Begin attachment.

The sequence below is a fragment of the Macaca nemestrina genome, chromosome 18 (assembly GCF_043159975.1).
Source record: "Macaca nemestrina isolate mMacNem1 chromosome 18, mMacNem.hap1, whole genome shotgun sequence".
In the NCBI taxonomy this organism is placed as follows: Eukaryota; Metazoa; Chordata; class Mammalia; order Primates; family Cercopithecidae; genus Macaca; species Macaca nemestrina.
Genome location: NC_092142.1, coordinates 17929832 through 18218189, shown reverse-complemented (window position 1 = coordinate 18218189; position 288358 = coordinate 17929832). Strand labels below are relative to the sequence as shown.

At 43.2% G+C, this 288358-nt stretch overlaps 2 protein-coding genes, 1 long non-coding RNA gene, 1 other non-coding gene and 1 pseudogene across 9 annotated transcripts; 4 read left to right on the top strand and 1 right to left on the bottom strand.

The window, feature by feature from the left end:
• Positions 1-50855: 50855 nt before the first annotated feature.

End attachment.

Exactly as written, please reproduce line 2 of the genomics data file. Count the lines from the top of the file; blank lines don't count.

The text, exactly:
Source record: "Macaca nemestrina isolate mMacNem1 chromosome 18, mMacNem.hap1, whole genome shotgun sequence".